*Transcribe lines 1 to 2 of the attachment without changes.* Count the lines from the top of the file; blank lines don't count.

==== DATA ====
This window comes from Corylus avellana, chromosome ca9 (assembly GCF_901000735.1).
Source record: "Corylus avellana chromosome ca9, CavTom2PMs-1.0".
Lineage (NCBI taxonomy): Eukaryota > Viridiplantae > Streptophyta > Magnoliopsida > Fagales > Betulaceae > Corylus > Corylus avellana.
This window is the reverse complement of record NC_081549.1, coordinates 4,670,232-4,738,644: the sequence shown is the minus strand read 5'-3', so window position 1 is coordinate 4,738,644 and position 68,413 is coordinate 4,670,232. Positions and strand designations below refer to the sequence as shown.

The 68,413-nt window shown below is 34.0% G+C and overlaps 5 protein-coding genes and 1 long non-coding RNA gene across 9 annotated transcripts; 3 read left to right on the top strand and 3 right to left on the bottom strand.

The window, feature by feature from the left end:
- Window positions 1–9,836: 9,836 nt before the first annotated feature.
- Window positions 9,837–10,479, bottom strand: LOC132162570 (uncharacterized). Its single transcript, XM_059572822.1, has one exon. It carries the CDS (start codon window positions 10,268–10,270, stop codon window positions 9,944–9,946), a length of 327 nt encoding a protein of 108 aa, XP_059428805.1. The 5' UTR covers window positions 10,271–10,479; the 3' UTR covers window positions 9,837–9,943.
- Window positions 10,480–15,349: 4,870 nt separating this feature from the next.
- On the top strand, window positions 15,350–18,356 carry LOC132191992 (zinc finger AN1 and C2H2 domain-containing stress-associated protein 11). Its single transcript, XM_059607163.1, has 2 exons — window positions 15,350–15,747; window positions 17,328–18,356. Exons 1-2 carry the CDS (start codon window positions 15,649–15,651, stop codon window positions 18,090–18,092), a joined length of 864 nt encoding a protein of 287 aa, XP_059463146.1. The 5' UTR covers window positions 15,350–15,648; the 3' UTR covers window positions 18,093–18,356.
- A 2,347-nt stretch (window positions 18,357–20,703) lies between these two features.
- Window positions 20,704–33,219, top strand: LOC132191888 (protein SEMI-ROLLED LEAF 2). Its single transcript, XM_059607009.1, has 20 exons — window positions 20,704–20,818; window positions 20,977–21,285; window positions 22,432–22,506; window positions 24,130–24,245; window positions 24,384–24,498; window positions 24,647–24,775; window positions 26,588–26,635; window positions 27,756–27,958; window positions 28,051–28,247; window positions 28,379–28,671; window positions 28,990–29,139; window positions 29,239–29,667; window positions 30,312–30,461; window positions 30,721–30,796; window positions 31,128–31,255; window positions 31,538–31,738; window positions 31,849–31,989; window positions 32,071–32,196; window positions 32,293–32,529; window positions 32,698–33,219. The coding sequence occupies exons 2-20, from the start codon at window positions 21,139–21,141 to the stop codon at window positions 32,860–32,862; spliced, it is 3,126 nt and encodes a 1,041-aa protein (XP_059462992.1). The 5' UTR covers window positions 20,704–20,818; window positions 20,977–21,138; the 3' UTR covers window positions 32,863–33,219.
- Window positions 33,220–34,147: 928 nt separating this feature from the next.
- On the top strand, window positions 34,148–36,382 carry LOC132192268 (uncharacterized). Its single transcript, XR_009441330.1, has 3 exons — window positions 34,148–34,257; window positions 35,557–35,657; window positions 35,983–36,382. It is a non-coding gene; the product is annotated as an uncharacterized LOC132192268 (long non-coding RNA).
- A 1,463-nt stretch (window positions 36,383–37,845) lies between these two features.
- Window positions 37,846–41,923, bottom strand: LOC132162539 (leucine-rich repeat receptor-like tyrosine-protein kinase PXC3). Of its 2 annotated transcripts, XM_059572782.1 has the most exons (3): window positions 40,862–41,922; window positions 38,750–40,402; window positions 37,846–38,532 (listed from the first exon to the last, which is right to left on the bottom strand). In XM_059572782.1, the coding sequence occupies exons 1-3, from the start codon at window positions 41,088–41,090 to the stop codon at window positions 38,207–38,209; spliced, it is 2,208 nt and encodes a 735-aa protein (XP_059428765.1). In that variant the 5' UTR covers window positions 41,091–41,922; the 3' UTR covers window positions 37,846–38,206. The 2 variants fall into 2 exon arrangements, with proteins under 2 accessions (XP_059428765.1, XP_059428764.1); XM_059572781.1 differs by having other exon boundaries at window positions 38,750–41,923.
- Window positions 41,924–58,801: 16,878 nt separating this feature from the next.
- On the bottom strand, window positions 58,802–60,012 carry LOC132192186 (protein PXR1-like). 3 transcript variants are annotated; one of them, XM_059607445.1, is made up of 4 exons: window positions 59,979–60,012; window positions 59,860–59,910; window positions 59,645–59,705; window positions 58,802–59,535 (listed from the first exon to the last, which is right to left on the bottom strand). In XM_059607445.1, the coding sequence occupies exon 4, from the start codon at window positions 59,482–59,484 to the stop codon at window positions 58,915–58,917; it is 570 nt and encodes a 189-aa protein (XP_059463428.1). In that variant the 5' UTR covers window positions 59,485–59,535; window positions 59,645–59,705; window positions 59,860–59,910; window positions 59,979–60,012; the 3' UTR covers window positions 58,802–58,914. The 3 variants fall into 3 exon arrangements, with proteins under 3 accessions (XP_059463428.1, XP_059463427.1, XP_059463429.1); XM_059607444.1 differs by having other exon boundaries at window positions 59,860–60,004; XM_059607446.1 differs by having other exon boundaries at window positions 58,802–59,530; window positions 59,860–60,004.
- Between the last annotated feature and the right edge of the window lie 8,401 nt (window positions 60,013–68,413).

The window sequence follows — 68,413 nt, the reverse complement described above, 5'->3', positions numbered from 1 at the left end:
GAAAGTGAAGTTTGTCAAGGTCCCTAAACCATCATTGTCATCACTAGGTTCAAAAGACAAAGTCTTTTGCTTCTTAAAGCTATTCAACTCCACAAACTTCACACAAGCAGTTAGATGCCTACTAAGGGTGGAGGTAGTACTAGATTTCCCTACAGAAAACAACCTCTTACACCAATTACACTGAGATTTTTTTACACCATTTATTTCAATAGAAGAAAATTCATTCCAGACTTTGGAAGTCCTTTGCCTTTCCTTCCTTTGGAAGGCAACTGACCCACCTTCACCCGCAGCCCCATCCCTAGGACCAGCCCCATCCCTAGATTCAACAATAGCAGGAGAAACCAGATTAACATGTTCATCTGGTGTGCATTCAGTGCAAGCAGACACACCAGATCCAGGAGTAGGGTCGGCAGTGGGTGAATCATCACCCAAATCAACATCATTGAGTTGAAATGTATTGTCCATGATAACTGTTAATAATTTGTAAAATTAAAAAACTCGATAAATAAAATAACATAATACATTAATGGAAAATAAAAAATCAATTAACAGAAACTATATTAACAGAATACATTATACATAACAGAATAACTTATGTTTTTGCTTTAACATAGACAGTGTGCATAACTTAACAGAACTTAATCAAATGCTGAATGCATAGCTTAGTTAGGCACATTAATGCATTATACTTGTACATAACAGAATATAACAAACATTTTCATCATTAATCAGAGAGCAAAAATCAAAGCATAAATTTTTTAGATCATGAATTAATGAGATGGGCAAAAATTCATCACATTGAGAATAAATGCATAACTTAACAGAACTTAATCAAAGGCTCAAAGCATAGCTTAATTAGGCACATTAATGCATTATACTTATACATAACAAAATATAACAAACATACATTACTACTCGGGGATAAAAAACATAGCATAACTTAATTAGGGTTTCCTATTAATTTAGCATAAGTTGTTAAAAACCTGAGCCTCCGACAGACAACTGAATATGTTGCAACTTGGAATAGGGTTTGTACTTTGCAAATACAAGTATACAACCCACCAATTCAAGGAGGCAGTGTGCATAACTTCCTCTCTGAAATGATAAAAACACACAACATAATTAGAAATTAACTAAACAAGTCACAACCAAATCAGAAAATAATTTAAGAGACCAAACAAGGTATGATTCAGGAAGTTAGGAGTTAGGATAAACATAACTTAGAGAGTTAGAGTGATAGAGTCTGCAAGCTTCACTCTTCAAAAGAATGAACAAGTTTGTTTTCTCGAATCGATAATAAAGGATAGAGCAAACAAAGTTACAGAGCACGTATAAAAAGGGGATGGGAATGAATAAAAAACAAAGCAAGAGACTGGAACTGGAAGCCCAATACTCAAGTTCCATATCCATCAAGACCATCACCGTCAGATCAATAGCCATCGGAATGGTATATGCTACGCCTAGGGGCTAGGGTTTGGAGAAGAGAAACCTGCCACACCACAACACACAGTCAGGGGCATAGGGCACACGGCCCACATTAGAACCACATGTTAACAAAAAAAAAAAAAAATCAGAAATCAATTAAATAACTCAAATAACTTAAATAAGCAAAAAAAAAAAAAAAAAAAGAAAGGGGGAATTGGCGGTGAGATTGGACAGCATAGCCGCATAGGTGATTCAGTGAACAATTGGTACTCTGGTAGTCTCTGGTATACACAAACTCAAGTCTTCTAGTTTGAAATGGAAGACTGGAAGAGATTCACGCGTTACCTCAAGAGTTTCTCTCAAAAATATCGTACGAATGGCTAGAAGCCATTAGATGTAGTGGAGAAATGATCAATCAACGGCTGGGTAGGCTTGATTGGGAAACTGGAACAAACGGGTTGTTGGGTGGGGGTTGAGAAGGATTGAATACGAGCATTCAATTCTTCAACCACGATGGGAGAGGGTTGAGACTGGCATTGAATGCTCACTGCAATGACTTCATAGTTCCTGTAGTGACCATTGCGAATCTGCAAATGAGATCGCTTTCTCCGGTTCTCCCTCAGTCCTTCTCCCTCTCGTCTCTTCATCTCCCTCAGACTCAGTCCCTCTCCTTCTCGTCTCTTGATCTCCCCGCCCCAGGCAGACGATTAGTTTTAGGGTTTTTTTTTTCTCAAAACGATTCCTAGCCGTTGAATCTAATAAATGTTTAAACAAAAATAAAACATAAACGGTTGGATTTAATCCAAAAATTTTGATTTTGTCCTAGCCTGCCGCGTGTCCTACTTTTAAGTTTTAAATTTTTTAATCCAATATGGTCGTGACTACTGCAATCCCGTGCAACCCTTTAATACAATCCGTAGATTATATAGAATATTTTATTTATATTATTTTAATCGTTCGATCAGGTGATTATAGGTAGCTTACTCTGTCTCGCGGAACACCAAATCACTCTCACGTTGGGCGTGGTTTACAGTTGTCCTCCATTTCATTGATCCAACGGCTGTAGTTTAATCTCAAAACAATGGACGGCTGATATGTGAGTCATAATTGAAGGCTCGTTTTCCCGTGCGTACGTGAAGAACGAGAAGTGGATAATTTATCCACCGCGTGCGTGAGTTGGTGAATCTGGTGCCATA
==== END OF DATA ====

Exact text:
This window comes from Corylus avellana, chromosome ca9 (assembly GCF_901000735.1).
Source record: "Corylus avellana chromosome ca9, CavTom2PMs-1.0".